1902 Encyclopedia > Arabia > Fine Arts in Arabia

(Part 57)


(57) Fine Arts in Arabia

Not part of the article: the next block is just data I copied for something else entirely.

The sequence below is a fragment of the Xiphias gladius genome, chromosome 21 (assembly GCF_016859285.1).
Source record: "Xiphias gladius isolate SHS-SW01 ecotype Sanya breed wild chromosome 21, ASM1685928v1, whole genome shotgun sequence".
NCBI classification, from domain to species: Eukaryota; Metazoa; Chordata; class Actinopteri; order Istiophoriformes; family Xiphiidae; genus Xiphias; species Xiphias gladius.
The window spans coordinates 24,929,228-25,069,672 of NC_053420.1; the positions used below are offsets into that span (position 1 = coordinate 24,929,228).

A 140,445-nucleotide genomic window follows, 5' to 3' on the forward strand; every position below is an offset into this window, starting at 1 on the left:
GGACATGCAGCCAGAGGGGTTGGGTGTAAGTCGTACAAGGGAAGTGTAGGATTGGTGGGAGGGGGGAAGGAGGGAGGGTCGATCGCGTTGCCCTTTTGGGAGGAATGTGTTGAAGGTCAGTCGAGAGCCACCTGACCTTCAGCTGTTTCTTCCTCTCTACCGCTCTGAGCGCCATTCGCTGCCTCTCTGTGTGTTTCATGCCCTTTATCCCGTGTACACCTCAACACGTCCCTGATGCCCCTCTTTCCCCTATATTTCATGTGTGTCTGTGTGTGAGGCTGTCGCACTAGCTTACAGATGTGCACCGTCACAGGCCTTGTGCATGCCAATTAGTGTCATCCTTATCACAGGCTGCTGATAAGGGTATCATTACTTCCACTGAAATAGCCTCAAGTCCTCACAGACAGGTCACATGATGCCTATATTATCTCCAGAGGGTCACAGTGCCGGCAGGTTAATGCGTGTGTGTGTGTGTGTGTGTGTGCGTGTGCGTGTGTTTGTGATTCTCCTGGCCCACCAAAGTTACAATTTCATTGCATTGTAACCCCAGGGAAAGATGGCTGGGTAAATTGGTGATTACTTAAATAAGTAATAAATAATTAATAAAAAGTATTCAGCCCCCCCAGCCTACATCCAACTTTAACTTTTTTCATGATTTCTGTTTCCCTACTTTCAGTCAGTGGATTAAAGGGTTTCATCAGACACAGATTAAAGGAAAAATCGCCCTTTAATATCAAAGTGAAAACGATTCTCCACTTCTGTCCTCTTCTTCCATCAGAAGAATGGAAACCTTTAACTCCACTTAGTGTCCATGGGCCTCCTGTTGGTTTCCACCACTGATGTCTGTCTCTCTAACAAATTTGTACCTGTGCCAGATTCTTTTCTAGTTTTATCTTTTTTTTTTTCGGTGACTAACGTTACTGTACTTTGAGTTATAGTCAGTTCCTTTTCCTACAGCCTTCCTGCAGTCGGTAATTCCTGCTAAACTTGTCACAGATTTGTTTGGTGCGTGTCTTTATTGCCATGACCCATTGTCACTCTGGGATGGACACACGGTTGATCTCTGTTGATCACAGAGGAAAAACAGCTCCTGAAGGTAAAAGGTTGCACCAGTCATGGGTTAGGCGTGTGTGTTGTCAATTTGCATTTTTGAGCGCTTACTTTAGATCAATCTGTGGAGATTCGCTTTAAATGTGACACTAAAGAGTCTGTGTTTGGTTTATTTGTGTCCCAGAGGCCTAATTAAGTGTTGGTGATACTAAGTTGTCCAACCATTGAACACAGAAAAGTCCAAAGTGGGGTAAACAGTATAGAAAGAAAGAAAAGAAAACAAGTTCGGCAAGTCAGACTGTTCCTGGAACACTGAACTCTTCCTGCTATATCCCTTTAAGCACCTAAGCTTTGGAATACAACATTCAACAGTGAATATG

Debarred by religious scruples from the representation of animated forms in sculpture or painting, Arab decorators (for they are no more) found themselves restricted to vegetable or fantastic patterns and colour combinations, and in these, the Spanish Alhambra and other buildings can testify , showed themselves no mean proficients. They made great use of glazed tiles and stucco, and possessed the art -- one that they have lost long ago -- of staining glass. Lastly, music, as the handmaid and enhancer of poetry, was a favourite and honoured pursuit among the Arabs, who, with comparatively rough instruments, -- the rudiments of the flute, harp, tabor, and guitar, rather than the instruments themselves, -- and with a scale, carefully and scientifically elaborated, but essentially differing from our own, produced results that real excellence alone could have merited or obtained. The voluminous "Book of Songs" already alluded to contained the history and points out the distinctive characteristics of a hundred airs, each esteemed a masterpiece by competent judges. For one alone its composer received from the Caliph Al-Bathik Billah (842 A.D.) a sum equivalent to nearly £2300 sterling. It is noticeable that though the best voices were furnished by the Hejaz, the instrumental and scientific part was perfected by Persian instruction under the Abbaside caliphs of Baghdad.

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